Create an AWS Beanstalk Environment using Terraform

A code example

Despina Papatheodorou
3 min readJul 21, 2022


terraform something to make a planet more like Earth, so that people can live on it

Oops not this kind of terraform..

If you are a DevOps Engineer or you have widen responsibilities inside your team, probably you have needed to create a server on cloud , or a pipeline or whatever..
And if you use AWS cloud, wow so many configurations and screens etc. mess.

Here comes the Terraform, an infrastructure as code tool that let you define both cloud and on-prem resources in human-readable configuration files that you can version, reuse, and share.

In other words, Terraform is a DevOps tool that you can use to design, create, destroy infrastructure.
Example given you can create applications, environments, networks, servers, pipelines etc.

Terraform provides support for manage resources on Amazon Web Services (AWS), Azure, Google Cloud Platform (GCP), Kubernetes etc.

For more info you can check the official terraform website.

Few months ago, in my team we faced the problem to automate our deployment process and we needed more environments to test the new deliverables with QA team and partners. The environments should be identical and have same build and deployment flow.
So we decided to use Terraform to create new applications, environments and code pipelines on AWS cloud.

In this post, I will step on the first part of the solution we followed and I will describe the procedure how to build an AWS Beanstalk environment.


  • Before we start Download Terraform
  • Assume also that you already have already an AWS account.
    So you already have an:


We need these credentials in order to login on AWS cloud.


Let’s see what resources we need to create :
1. An aws elastic beanstalk application
2. An aws elastic beanstalk environment

May you want to associate an aws key pair .
A key pair (public key, private key) is used to control login access to EC2 instances. Anyone with the private key, you can SSH into the EC2 machine .

Check here how can create one

We declare all resources inside the file and all the variables inside the file.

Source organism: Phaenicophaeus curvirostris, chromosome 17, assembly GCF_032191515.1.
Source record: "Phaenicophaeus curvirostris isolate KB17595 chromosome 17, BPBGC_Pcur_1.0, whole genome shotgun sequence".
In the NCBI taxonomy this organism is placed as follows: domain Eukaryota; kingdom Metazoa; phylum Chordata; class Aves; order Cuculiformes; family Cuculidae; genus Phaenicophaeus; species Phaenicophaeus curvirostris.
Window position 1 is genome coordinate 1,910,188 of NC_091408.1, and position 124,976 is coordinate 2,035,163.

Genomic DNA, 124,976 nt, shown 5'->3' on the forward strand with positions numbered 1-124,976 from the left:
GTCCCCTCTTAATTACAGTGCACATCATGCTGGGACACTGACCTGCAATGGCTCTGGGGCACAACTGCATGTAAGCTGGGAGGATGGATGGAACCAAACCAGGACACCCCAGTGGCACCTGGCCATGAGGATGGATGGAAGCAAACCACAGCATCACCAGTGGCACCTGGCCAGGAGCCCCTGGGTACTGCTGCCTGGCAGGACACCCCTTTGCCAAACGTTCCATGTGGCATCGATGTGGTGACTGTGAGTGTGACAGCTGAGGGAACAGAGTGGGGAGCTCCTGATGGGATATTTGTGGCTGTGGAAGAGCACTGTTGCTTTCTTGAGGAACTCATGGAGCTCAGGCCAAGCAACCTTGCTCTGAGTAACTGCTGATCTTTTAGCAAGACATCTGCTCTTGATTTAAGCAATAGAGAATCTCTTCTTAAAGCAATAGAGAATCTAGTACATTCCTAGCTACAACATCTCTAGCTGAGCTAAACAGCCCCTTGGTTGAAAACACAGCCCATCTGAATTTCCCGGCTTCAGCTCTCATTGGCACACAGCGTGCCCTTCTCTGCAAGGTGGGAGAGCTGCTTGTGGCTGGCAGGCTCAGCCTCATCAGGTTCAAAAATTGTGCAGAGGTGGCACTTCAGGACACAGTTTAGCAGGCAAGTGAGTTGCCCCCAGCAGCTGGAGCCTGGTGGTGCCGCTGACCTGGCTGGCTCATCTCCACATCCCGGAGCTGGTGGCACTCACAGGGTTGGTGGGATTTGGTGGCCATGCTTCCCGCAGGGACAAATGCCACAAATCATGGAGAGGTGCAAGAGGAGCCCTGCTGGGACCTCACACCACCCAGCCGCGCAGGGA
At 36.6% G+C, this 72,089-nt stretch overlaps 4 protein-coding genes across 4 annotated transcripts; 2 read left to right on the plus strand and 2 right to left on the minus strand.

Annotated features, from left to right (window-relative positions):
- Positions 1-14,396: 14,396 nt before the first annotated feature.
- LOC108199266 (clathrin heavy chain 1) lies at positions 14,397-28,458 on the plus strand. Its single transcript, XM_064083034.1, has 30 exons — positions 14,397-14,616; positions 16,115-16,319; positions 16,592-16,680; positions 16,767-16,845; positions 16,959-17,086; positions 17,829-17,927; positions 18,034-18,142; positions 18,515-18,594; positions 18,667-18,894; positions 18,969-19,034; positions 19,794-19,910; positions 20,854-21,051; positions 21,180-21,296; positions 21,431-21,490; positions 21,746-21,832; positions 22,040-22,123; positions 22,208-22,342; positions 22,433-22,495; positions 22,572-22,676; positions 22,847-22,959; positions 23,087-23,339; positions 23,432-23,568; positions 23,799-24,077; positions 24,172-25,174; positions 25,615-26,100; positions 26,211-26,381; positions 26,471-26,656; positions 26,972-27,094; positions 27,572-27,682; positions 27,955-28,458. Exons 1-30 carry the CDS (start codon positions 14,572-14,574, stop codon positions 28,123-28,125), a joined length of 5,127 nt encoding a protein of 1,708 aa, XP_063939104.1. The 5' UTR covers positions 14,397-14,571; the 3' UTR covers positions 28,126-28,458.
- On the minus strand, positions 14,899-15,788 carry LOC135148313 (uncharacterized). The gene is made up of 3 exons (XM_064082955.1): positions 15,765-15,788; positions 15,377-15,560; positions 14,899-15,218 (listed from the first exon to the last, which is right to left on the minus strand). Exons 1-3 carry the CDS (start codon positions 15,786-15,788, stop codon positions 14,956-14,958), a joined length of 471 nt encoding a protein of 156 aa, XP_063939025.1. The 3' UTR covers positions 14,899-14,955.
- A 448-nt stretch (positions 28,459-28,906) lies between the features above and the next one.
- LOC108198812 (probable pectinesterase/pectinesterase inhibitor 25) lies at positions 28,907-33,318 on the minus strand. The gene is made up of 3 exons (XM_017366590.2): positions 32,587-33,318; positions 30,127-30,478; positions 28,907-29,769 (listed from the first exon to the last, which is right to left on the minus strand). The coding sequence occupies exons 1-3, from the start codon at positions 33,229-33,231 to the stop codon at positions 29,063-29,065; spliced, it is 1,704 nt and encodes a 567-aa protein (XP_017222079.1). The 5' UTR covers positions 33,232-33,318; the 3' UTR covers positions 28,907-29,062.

So on we want to create the elastic beanstalk application and the elastic beanstalk environment that will run a specific application version. Remember more than one environments can belong to one application.

# Create elastic beanstalk application resource “aws_elastic_beanstalk_application” “beanstalk-app” { 
name = var.beanstalk_app_name
# Create elastic beanstalk Environment resource “aws_elastic_beanstalk_environment” “beanstalk-app-env” {
name = var.beanstalk_env_name
application = var.beanstalk_app_name
solution_stack_name = var.solution_stack_name
<... add environment properties... >

As you see , we define
the name of the environment,
the application name,
the solution_stack_name which specifies the platform will be used , in my example “64bit Amazon Linux 2018.03 v3.4.19 running Tomcat 8.5 Java 8” (check the supproted EB platforms here)
and of course all the environment properties, as is the aws credentials, the database configuration (here a postgres configuration) etc

The environment properties (in Environment Configuration) can be declared “static”

setting {
namespace = “aws:elasticbeanstalk:application:environment”
value = var.aws_access_key

or “dynamic”

dynamic “setting” {
for_each = var.settings
content {
namespace = setting.value[“namespace”]
name = setting.value[“name”]
value = setting.value[“value”]

Go to action

Now we have created the and file, we will execute the terraform commands to create the infrastructure.

On terminal, locate to folder that you have created these files.

First of all we need to initialise Terraform

terraform init

Now, terraform should creates an execution plan, detects the changes needed which and lets you preview them . The below command will show the resources that will be created, versioned, or scaled down

terraform plan

If everything looks fine to you, time to apply the changes. Terraform executes the actions scripted in the file and creates the infrastructure.

terraform apply

Now assume that you want to destroy all remote objects managed by the configuration file ( ), execute

terraform destroy

You may want to destroy only some parts of infrastructure, e.g. to destroy the beanstalk environment or the the beanstalk application

terraform destroy -target=aws_elastic_beanstalk_environment.beanstalk-app-envterraform destroy -target=aws_elastic_beanstalk_application.beanstalk-app

A more complete guide of how you can destroy resources in respect of terraform state you can check how-to-destroy-terraform-resources.

You can check the example source code on GitHub .

Happy “colonize” AWS :))